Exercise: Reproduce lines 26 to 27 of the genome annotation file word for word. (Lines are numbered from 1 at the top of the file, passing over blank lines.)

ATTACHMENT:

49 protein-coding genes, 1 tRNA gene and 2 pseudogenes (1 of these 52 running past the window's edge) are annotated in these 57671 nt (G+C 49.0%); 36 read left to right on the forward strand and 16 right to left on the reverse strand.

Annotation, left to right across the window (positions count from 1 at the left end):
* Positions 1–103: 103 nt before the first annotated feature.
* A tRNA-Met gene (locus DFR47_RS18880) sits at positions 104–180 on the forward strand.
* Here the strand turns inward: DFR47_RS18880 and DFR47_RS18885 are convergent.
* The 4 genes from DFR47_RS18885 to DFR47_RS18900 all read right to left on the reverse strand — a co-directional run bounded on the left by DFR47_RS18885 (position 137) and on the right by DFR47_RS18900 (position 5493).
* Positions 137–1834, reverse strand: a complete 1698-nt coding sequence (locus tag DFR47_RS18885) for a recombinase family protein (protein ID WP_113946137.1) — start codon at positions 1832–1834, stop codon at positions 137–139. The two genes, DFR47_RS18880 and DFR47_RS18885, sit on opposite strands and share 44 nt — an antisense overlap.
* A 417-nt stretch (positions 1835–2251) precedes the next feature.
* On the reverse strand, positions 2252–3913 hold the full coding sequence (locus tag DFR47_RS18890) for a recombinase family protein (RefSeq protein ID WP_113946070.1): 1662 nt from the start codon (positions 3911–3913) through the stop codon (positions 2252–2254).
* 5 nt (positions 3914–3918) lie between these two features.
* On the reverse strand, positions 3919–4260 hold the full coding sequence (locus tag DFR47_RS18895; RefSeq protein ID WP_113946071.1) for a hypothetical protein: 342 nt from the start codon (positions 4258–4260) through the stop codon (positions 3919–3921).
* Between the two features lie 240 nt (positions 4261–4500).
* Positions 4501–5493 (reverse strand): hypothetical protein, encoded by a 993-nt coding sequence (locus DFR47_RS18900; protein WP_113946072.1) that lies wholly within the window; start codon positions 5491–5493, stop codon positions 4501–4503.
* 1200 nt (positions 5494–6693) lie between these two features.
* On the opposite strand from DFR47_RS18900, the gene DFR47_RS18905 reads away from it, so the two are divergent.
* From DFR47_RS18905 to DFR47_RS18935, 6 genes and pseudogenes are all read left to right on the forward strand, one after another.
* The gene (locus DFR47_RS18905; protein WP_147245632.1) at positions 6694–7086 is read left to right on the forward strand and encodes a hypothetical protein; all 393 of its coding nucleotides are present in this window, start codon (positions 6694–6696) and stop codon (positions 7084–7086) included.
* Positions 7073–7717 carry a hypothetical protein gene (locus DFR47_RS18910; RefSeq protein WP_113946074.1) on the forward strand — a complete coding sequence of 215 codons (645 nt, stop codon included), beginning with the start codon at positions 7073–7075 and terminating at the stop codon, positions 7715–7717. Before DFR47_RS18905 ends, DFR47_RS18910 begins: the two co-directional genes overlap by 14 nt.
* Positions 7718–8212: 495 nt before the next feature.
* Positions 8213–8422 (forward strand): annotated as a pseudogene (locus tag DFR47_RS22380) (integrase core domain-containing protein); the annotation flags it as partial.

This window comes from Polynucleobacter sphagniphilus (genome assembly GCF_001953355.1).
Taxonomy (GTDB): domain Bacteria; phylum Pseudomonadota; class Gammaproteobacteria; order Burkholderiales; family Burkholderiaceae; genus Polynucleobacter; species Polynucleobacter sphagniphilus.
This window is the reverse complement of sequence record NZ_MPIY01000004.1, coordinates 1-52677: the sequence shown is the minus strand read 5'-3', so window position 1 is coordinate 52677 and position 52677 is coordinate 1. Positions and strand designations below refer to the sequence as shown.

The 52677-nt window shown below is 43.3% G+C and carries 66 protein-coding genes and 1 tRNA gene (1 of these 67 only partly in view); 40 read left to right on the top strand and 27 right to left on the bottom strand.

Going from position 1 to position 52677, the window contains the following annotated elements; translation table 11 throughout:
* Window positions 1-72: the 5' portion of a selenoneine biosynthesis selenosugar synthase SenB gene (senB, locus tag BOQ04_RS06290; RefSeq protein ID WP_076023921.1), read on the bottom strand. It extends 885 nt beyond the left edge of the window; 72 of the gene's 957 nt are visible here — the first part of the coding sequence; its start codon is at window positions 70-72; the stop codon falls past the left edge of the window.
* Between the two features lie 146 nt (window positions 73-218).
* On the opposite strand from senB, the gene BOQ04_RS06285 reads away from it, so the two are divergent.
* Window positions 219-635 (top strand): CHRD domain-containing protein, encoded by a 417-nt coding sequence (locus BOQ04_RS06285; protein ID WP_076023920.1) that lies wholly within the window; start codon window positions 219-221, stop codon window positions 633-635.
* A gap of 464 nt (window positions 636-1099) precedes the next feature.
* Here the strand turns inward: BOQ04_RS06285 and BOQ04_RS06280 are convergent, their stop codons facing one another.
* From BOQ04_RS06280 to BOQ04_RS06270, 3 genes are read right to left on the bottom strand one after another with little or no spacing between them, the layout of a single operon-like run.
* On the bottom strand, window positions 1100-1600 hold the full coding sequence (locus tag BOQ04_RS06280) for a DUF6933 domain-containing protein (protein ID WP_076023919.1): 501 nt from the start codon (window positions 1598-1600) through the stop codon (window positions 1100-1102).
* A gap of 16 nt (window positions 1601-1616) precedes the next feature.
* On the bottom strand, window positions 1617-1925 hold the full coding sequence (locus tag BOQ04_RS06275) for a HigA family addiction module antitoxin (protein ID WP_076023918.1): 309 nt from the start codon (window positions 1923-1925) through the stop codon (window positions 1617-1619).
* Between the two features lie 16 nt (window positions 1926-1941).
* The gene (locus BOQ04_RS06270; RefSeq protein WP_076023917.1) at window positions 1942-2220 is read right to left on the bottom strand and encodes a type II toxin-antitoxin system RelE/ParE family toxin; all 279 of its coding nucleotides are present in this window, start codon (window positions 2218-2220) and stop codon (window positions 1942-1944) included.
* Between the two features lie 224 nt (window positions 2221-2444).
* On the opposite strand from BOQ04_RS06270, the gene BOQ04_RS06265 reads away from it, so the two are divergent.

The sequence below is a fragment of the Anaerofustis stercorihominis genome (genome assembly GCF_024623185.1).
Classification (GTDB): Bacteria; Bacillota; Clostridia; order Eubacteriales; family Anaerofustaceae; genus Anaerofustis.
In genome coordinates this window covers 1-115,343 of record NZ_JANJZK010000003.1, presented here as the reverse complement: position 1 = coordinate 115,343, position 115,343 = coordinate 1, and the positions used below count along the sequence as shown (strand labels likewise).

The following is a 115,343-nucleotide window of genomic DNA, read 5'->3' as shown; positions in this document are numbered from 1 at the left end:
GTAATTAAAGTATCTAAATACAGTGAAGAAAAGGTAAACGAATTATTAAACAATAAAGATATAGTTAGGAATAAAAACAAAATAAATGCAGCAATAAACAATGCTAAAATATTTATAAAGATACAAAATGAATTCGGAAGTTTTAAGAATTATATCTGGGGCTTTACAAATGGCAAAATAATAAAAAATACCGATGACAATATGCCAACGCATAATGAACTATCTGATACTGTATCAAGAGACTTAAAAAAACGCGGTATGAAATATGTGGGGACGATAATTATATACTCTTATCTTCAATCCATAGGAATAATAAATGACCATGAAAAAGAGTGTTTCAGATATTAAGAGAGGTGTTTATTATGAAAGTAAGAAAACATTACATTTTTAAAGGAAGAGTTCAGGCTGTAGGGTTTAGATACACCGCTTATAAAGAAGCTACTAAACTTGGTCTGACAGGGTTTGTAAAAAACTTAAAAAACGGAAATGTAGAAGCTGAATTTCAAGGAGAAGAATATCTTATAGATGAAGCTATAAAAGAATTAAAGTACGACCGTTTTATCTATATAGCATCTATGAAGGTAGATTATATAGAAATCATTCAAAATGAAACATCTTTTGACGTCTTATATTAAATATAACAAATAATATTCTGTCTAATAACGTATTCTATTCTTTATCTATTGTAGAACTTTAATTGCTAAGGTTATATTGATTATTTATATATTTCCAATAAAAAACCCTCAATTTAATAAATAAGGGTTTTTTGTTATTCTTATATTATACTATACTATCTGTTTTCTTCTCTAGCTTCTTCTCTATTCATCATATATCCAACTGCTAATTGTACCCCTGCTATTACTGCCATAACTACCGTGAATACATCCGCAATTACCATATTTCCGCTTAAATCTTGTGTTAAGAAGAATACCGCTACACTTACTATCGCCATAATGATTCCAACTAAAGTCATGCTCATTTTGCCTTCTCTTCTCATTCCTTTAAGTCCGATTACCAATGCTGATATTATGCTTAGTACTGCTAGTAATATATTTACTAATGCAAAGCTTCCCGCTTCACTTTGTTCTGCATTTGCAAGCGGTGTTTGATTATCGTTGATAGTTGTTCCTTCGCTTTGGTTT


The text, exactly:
* Window positions 1-72: the 5' portion of a selenoneine biosynthesis selenosugar synthase SenB gene (senB, locus tag BOQ04_RS06290; RefSeq protein ID WP_076023921.1), read on the bottom strand. It extends 885 nt beyond the left edge of the window; 72 of the gene's 957 nt are visible here — the first part of the coding sequence; its start codon is at window positions 70-72; the stop codon falls past the left edge of the window.
* Between the two features lie 146 nt (window positions 73-218).